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NEW YORK v. WOOD

UNITED STATES DISTRICT COURT FOR THE SOUTHERN DISTRICT OF NEW YORK


February 15, 1966

The PEOPLE OF the STATE OF NEW YORK, Respondent,
v.
Lawrence WOOD, Petitioner

The opinion of the court was delivered by: BONSAL

BONSAL, District Judge.

 On October 7, 1965, petitioner Wood filed a petition pursuant to Title 28 U.S.C. § 1443 *fn1" for removal to this court of proceedings against him in the Court of Special Sessions of the Town of Clarkstown, Rockland County, New York. Respondent moves that the proceedings be remanded to said Court of Special Sessions.

 Petitioner was to be tried before Judge William E. Vines, Justice of the Peace of Rockland County, on charges of violating the New York Penal Law, McKinney's Consol.Laws, c. 40, Art. 88, § 986 (engaging in bookmaking) and § 986-b (possession of bookmaking records). In his petition for removal, he contends that trial before Judge Vines, who has no formal legal training, would violate his rights under the 14th Amendment.

 Petitioner has failed to show any basis for removal under § 1443. *fn2" His contention that he will be denied due process if he is tried before a lay judge does not entitle him to invoke federal jurisdiction. As stated in People of State of New York v. Galamison, 342 F.2d 255 (2d Cir. 1965) at p. 271:

 

"(5) When the removal statute speaks of 'any law providing for equal rights,' it refers to those laws that are couched in terms of equality, such as the historic and the recent equal rights statutes, as distinguished from laws, of which the due process clause and 42 U.S.C. § 1983 are sufficient examples, that confer equal rights in the sense, vital to our way of life, of bestowing them upon all."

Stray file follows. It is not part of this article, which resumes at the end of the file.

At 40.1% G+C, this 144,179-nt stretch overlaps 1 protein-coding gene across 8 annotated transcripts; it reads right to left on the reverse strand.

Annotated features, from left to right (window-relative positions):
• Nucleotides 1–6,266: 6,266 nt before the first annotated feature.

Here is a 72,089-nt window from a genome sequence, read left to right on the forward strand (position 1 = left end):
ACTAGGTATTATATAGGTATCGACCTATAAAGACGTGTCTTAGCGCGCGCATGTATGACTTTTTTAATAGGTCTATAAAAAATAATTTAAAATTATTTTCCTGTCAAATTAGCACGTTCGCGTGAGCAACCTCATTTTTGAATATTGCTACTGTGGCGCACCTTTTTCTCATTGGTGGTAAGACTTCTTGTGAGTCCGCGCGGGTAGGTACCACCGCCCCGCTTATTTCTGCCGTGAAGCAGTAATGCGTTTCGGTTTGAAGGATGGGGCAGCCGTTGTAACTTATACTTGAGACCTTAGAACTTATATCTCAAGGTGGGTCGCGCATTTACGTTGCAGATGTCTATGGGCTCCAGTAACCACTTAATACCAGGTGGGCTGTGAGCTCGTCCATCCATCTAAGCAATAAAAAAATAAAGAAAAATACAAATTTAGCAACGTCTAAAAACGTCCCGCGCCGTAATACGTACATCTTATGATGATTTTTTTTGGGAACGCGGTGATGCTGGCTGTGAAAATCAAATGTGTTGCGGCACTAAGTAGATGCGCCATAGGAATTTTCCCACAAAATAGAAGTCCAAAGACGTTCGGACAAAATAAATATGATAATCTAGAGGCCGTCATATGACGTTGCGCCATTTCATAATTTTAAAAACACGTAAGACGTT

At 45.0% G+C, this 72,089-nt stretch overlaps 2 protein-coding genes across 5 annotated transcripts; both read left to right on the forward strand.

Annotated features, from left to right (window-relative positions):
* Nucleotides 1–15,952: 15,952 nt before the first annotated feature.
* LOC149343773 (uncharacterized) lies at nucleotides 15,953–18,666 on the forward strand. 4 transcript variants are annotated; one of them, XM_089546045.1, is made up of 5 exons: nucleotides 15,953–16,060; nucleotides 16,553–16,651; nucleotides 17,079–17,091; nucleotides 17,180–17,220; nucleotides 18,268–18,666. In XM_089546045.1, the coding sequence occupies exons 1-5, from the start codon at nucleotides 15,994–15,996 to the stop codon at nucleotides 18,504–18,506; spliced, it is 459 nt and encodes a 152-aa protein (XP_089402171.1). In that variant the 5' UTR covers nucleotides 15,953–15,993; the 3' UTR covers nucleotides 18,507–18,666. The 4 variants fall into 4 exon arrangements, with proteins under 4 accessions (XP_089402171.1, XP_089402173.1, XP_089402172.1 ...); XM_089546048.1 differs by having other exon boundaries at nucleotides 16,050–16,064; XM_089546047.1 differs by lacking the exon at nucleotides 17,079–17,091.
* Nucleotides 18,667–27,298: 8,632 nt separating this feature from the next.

Also, see Peacock v. City of Greenwood, 347 F.2d 679, 682 (5th Cir. 1965) ("* * * the due process clause is not a law providing for equal rights within the contemplation of the removal statute.").

 Petitioner's claim that trial before Judge Vines would violate his right to equal protection is also insufficient as a basis for removal under § 1443. Petitioner argues that under Art. 6, § 20, subd. c of the New York Constitution, Justices of the Peace need not be lawyers but have the same criminal jurisdiction as judges in the Criminal Court of the City of New York who must be lawyers admitted to practice in the State for five years (Art. 6, § 20, subd. a). But under § 57 of the New York Code of Criminal Procedure, petitioner for good cause shown, may have the proceedings against him removed from the Court of Special Sessions and certified to the Grand Jury of Rockland County and, in the event of indictment, have a trial in a court of record of that county where the judge would be a lawyer.

 To justify removal under § 1443, petitioner must show that a State statutory or constitutional provision on its face deprives him of equal protection, Commonwealth of Kentucky v. Powers, 201 U.S. 1, 26 S. Ct. 387, 50 L. Ed. 633 (1905), or that State law has been applied to deprive him of equal protection. Rachel v. State of Georgia, 342 F.2d 336 (5th Cir. 1965). Moreover, not every denial of equal protection will justify removal, but petitioner must show that he is deprived of his "equal civil rights" such as would be the case where he is discriminated against because of race. Peacock v. City of Greenwood, 347 F.2d 679, 682 (5th Cir. 1965); Steele v. Superior Court of California, 164 F.2d 781, 782 (9th Cir. 1948). In view of the provisions of § 57 of the New York Code of Criminal Procedure, petitioner has failed to show a denial of equal protection, much less a deprivation of equal civil rights.

 Therefore, the court grants respondent's motion that the criminal charges against the petitioner be remanded to the Court of Special Sessions of the Town of Clarkstown for further proceedings.

 It is so ordered.


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